Earlier in the year I connected with Dr Ian Watson on Google+ on the Alan Turing community pages (click here to join). You only have to read his extensive list of qualifications to realise how well qualified Ian is to write The Universal Machine:
He is an Associate Professor in the Department of Computer Science at the University of Auckland in New Zealand.After graduating from Essex University and completing M.Sc. in Intelligent Knowledge Based Systems, Ian went to live in New York for a year and then returned to the UK to study for a PhD. in the Department of Computer Science at Liverpool University and was a Lecturer, Senior Lecture and briefly promoted to Reader in Computer Science.
It also sounds like to book will be a dry and challenging read, doesn’t it? WRONG.
Ian Watson has a fantastic and easily accessible writing style. He has the ability to break down a complex subject into a book that will appeal to all (including those like me who struggle when things get technical).
I can wholeheartedly recommend this book. The author has kindly answered a few questions to give you more information about Alan Turing and what The Universal Machine book is all about.
Q: Why did you decide to write this book?
A: I became frustrated that most people seemed to know who invented the telephone, or the radio, or the light bulb, but most of the general public had no idea who invented the computer. Not only did they not know, but if you told them, “Alan Turing invented the computer,” most would reply “who?” So I decided to write a book about Turing and the computer.
Q: But your book isn’t just about Turing is it?
A: No it isn’t. I decided that I didn’t want to just focus on Turing – I wanted to put his contribution to the computer in its context- what came before and what followed. Also there are already many books solely dedicated to Turing and I didn’t feel I could necessarily add anything new to them. In fact that applies to everyone who features in the book: Charles Babbage, Steve Jobs, Bill Gates, and so on. There are many biographies just about these people or whole books just about Silicon Valley in the 1970s, or IBM in the 50s and 60s. I wanted to distil all of these into a single history so that in about 350 pages the reader would get a great overview of the history, development and future of computing. However, Turing’s universal machine is the constant theme that unites the book.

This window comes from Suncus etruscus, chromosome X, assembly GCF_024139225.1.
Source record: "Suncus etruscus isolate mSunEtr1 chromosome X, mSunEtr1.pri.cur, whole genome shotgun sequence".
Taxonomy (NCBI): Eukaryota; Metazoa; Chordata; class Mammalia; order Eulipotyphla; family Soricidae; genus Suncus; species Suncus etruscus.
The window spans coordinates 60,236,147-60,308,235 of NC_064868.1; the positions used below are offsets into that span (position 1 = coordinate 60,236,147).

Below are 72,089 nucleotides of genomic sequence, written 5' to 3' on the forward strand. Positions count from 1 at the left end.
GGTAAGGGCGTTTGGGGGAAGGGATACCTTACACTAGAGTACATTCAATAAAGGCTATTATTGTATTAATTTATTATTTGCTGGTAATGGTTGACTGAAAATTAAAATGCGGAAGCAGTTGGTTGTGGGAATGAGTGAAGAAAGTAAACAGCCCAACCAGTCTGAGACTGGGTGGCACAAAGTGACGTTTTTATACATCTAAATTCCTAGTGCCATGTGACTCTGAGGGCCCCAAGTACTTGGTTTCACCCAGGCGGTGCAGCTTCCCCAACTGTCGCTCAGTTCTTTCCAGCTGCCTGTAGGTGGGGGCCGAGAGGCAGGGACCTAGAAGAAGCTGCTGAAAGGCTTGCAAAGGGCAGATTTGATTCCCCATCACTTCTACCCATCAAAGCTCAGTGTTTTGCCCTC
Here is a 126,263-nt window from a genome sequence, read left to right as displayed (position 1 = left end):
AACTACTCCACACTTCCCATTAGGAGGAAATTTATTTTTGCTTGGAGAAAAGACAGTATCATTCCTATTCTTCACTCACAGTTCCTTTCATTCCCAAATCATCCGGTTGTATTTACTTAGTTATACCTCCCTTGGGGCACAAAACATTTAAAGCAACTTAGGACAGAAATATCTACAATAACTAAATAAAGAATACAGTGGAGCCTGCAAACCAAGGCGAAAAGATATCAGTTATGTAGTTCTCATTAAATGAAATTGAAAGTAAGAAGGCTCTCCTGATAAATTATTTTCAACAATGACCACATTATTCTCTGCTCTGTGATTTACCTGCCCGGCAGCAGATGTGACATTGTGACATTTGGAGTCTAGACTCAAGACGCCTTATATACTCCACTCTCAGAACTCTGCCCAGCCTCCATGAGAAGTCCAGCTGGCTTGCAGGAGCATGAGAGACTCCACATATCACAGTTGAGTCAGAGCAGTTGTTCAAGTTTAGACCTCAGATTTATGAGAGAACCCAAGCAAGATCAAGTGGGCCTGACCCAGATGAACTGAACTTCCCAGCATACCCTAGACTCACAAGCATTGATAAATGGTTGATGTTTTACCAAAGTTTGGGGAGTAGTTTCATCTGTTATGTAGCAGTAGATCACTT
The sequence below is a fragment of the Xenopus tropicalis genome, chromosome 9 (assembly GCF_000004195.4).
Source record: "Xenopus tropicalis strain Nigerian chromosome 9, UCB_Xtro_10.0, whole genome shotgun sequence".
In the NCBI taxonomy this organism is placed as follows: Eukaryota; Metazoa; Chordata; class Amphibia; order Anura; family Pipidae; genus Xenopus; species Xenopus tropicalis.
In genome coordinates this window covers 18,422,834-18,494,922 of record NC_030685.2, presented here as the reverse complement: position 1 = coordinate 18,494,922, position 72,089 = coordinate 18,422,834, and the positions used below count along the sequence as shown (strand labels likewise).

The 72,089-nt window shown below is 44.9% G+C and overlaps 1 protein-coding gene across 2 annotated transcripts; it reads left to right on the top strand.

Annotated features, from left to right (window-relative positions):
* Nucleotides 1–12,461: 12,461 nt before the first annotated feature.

Q: Why is Alan Turing considered the father of computing?
A: Because he discovered a theory of computation upon which all our modern computational devices are based. For example, Charles Babbage the Victorian mathematician and engineer, who preceeded Turing by a century, isn’t the father of computing because he had no underlying theory upon which his marvellous mechanical engines were based. Had Babbage ever built his Analytical Engine, incredible as it would have been, it would just have been a very complex machine. What Turing showed was that underlying his Turing Machine or an electro-mechanical computer or a modern digital computer was a single theory of computation. In fact, as with many great inventions, Turing didn’t really come up with the idea alone; a mathematician called Alonzo Church came up with the same idea, and technically it’s known as the Church-Turing thesis. But, Turing, imagined a simple machine that could be built to illustrate the thesis and it’s his idea that stuck, not Church’s pure mathematical explanation.